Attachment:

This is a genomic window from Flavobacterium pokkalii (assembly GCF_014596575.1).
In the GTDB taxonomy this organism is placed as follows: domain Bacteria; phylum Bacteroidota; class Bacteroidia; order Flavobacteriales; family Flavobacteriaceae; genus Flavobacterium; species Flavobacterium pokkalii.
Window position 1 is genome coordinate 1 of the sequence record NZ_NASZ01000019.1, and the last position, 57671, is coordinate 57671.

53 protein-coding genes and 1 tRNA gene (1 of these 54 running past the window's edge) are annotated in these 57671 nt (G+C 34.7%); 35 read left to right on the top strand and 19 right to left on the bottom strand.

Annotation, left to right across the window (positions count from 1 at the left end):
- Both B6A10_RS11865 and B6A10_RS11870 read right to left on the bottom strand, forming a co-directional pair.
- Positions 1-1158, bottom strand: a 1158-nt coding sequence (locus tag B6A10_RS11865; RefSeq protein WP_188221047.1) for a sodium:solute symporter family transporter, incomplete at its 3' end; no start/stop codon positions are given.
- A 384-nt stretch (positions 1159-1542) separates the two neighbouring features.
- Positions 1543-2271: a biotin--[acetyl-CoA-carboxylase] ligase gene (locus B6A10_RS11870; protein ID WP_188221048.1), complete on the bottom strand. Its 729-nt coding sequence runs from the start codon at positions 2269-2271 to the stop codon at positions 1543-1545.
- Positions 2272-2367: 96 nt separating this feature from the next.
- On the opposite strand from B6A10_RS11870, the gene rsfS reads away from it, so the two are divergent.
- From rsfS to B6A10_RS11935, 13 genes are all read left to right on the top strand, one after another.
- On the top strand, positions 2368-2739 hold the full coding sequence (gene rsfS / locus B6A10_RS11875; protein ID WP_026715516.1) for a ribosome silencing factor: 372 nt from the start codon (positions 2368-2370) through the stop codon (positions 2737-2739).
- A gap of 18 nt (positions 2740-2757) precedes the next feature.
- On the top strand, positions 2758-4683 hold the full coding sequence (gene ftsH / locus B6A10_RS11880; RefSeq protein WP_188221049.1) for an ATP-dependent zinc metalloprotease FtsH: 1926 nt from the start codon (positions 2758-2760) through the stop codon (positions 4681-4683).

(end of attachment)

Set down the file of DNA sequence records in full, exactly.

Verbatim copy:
This is a genomic window from Flavobacterium pokkalii (assembly GCF_014596575.1).
In the GTDB taxonomy this organism is placed as follows: domain Bacteria; phylum Bacteroidota; class Bacteroidia; order Flavobacteriales; family Flavobacteriaceae; genus Flavobacterium; species Flavobacterium pokkalii.
Window position 1 is genome coordinate 1 of the sequence record NZ_NASZ01000019.1, and the last position, 57671, is coordinate 57671.

53 protein-coding genes and 1 tRNA gene (1 of these 54 running past the window's edge) are annotated in these 57671 nt (G+C 34.7%); 35 read left to right on the top strand and 19 right to left on the bottom strand.

Annotation, left to right across the window (positions count from 1 at the left end):
- Both B6A10_RS11865 and B6A10_RS11870 read right to left on the bottom strand, forming a co-directional pair.
- Positions 1-1158, bottom strand: a 1158-nt coding sequence (locus tag B6A10_RS11865; RefSeq protein WP_188221047.1) for a sodium:solute symporter family transporter, incomplete at its 3' end; no start/stop codon positions are given.
- A 384-nt stretch (positions 1159-1542) separates the two neighbouring features.
- Positions 1543-2271: a biotin--[acetyl-CoA-carboxylase] ligase gene (locus B6A10_RS11870; protein ID WP_188221048.1), complete on the bottom strand. Its 729-nt coding sequence runs from the start codon at positions 2269-2271 to the stop codon at positions 1543-1545.
- Positions 2272-2367: 96 nt separating this feature from the next.
- On the opposite strand from B6A10_RS11870, the gene rsfS reads away from it, so the two are divergent.
- From rsfS to B6A10_RS11935, 13 genes are all read left to right on the top strand, one after another.
- On the top strand, positions 2368-2739 hold the full coding sequence (gene rsfS / locus B6A10_RS11875; protein ID WP_026715516.1) for a ribosome silencing factor: 372 nt from the start codon (positions 2368-2370) through the stop codon (positions 2737-2739).
- A gap of 18 nt (positions 2740-2757) precedes the next feature.
- On the top strand, positions 2758-4683 hold the full coding sequence (gene ftsH / locus B6A10_RS11880; RefSeq protein WP_188221049.1) for an ATP-dependent zinc metalloprotease FtsH: 1926 nt from the start codon (positions 2758-2760) through the stop codon (positions 4681-4683).